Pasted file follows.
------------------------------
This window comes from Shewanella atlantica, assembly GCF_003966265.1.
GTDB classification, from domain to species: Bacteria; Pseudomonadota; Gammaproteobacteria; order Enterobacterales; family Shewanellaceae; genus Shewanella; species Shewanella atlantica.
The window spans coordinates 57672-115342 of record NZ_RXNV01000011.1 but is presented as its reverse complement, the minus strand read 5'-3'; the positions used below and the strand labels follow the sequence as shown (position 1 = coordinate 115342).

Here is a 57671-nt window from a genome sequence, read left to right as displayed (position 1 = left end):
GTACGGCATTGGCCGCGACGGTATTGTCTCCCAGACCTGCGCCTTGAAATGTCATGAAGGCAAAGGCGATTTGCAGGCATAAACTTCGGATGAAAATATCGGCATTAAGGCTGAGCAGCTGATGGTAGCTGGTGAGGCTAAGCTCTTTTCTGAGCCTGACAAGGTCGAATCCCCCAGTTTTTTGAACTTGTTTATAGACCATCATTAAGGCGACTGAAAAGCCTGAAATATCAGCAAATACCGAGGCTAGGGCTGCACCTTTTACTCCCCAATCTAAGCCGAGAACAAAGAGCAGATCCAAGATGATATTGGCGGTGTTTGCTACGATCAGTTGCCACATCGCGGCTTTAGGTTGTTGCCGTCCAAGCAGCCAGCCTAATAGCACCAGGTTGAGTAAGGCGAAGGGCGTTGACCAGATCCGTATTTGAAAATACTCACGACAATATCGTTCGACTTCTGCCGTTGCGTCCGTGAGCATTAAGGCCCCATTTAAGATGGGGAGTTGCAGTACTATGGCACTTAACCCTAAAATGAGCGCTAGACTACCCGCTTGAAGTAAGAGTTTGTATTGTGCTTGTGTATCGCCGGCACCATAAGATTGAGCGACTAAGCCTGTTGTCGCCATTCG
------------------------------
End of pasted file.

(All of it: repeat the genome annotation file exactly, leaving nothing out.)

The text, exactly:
This window comes from Shewanella atlantica, assembly GCF_003966265.1.
GTDB classification, from domain to species: Bacteria; Pseudomonadota; Gammaproteobacteria; order Enterobacterales; family Shewanellaceae; genus Shewanella; species Shewanella atlantica.
The window spans coordinates 57672-115342 of record NZ_RXNV01000011.1 but is presented as its reverse complement, the minus strand read 5'-3'; the positions used below and the strand labels follow the sequence as shown (position 1 = coordinate 115342).

Here is a 57671-nt window from a genome sequence, read left to right as displayed (position 1 = left end):
GTACGGCATTGGCCGCGACGGTATTGTCTCCCAGACCTGCGCCTTGAAATGTCATGAAGGCAAAGGCGATTTGCAGGCATAAACTTCGGATGAAAATATCGGCATTAAGGCTGAGCAGCTGATGGTAGCTGGTGAGGCTAAGCTCTTTTCTGAGCCTGACAAGGTCGAATCCCCCAGTTTTTTGAACTTGTTTATAGACCATCATTAAGGCGACTGAAAAGCCTGAAATATCAGCAAATACCGAGGCTAGGGCTGCACCTTTTACTCCCCAATCTAAGCCGAGAACAAAGAGCAGATCCAAGATGATATTGGCGGTGTTTGCTACGATCAGTTGCCACATCGCGGCTTTAGGTTGTTGCCGTCCAAGCAGCCAGCCTAATAGCACCAGGTTGAGTAAGGCGAAGGGCGTTGACCAGATCCGTATTTGAAAATACTCACGACAATATCGTTCGACTTCTGCCGTTGCGTCCGTGAGCATTAAGGCCCCATTTAAGATGGGGAGTTGCAGTACTATGGCACTTAACCCTAAAATGAGCGCTAGACTACCCGCTTGAAGTAAGAGTTTGTATTGTGCTTGTGTATCGCCGGCACCATAAGATTGAGCGACTAAGCCTGTTGTCGCCATTCG